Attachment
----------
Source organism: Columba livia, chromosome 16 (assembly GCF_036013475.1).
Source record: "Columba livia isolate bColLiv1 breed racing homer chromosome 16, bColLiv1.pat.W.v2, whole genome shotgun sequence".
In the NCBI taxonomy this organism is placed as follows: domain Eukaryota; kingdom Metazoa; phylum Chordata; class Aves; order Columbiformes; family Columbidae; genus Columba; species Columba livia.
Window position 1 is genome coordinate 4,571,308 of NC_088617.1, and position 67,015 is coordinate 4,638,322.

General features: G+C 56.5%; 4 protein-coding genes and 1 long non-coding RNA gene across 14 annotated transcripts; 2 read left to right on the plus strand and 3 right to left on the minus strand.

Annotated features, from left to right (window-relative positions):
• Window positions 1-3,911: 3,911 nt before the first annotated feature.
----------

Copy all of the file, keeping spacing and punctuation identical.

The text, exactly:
Source organism: Columba livia, chromosome 16 (assembly GCF_036013475.1).
Source record: "Columba livia isolate bColLiv1 breed racing homer chromosome 16, bColLiv1.pat.W.v2, whole genome shotgun sequence".
In the NCBI taxonomy this organism is placed as follows: domain Eukaryota; kingdom Metazoa; phylum Chordata; class Aves; order Columbiformes; family Columbidae; genus Columba; species Columba livia.
Window position 1 is genome coordinate 4,571,308 of NC_088617.1, and position 67,015 is coordinate 4,638,322.

General features: G+C 56.5%; 4 protein-coding genes and 1 long non-coding RNA gene across 14 annotated transcripts; 2 read left to right on the plus strand and 3 right to left on the minus strand.

Annotated features, from left to right (window-relative positions):
• Window positions 1-3,911: 3,911 nt before the first annotated feature.